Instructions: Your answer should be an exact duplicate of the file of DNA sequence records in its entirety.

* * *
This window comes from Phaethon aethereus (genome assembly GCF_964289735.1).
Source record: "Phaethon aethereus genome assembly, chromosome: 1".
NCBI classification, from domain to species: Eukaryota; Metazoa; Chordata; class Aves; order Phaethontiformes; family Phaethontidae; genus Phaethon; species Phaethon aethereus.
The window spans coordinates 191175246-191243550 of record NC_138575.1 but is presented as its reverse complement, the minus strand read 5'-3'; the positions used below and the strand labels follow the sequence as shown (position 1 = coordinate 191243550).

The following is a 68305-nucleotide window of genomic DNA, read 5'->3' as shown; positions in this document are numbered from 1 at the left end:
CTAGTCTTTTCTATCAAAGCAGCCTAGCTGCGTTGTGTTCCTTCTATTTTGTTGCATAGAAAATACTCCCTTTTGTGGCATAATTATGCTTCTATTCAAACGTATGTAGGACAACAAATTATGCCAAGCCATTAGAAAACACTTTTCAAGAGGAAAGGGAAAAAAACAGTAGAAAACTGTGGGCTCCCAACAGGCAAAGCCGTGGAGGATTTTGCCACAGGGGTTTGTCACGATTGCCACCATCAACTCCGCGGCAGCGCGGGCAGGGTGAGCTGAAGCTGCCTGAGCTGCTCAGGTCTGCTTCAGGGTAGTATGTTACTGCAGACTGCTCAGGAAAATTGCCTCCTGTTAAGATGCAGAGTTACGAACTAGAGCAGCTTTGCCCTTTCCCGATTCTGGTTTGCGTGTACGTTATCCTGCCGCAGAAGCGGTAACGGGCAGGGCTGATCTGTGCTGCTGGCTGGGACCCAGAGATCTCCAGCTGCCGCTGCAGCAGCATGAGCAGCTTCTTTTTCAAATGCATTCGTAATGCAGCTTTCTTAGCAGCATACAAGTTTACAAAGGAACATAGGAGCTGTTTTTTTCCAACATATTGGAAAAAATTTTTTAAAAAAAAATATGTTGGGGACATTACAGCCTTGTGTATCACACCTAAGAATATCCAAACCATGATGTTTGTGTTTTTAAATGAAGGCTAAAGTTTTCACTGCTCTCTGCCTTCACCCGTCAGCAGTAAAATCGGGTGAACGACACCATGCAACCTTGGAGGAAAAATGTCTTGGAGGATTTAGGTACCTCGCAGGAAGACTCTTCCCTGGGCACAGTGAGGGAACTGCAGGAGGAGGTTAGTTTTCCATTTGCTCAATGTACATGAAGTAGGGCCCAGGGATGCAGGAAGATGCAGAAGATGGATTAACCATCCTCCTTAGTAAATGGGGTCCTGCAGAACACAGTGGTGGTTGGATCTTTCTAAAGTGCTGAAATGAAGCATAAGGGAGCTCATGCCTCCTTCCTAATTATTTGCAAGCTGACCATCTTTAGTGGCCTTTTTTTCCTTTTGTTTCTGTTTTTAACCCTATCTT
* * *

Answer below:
This window comes from Phaethon aethereus (genome assembly GCF_964289735.1).
Source record: "Phaethon aethereus genome assembly, chromosome: 1".
NCBI classification, from domain to species: Eukaryota; Metazoa; Chordata; class Aves; order Phaethontiformes; family Phaethontidae; genus Phaethon; species Phaethon aethereus.
The window spans coordinates 191175246-191243550 of record NC_138575.1 but is presented as its reverse complement, the minus strand read 5'-3'; the positions used below and the strand labels follow the sequence as shown (position 1 = coordinate 191243550).

The following is a 68305-nucleotide window of genomic DNA, read 5'->3' as shown; positions in this document are numbered from 1 at the left end:
CTAGTCTTTTCTATCAAAGCAGCCTAGCTGCGTTGTGTTCCTTCTATTTTGTTGCATAGAAAATACTCCCTTTTGTGGCATAATTATGCTTCTATTCAAACGTATGTAGGACAACAAATTATGCCAAGCCATTAGAAAACACTTTTCAAGAGGAAAGGGAAAAAAACAGTAGAAAACTGTGGGCTCCCAACAGGCAAAGCCGTGGAGGATTTTGCCACAGGGGTTTGTCACGATTGCCACCATCAACTCCGCGGCAGCGCGGGCAGGGTGAGCTGAAGCTGCCTGAGCTGCTCAGGTCTGCTTCAGGGTAGTATGTTACTGCAGACTGCTCAGGAAAATTGCCTCCTGTTAAGATGCAGAGTTACGAACTAGAGCAGCTTTGCCCTTTCCCGATTCTGGTTTGCGTGTACGTTATCCTGCCGCAGAAGCGGTAACGGGCAGGGCTGATCTGTGCTGCTGGCTGGGACCCAGAGATCTCCAGCTGCCGCTGCAGCAGCATGAGCAGCTTCTTTTTCAAATGCATTCGTAATGCAGCTTTCTTAGCAGCATACAAGTTTACAAAGGAACATAGGAGCTGTTTTTTTCCAACATATTGGAAAAAATTTTTTAAAAAAAAATATGTTGGGGACATTACAGCCTTGTGTATCACACCTAAGAATATCCAAACCATGATGTTTGTGTTTTTAAATGAAGGCTAAAGTTTTCACTGCTCTCTGCCTTCACCCGTCAGCAGTAAAATCGGGTGAACGACACCATGCAACCTTGGAGGAAAAATGTCTTGGAGGATTTAGGTACCTCGCAGGAAGACTCTTCCCTGGGCACAGTGAGGGAACTGCAGGAGGAGGTTAGTTTTCCATTTGCTCAATGTACATGAAGTAGGGCCCAGGGATGCAGGAAGATGCAGAAGATGGATTAACCATCCTCCTTAGTAAATGGGGTCCTGCAGAACACAGTGGTGGTTGGATCTTTCTAAAGTGCTGAAATGAAGCATAAGGGAGCTCATGCCTCCTTCCTAATTATTTGCAAGCTGACCATCTTTAGTGGCCTTTTTTTCCTTTTGTTTCTGTTTTTAACCCTATCTT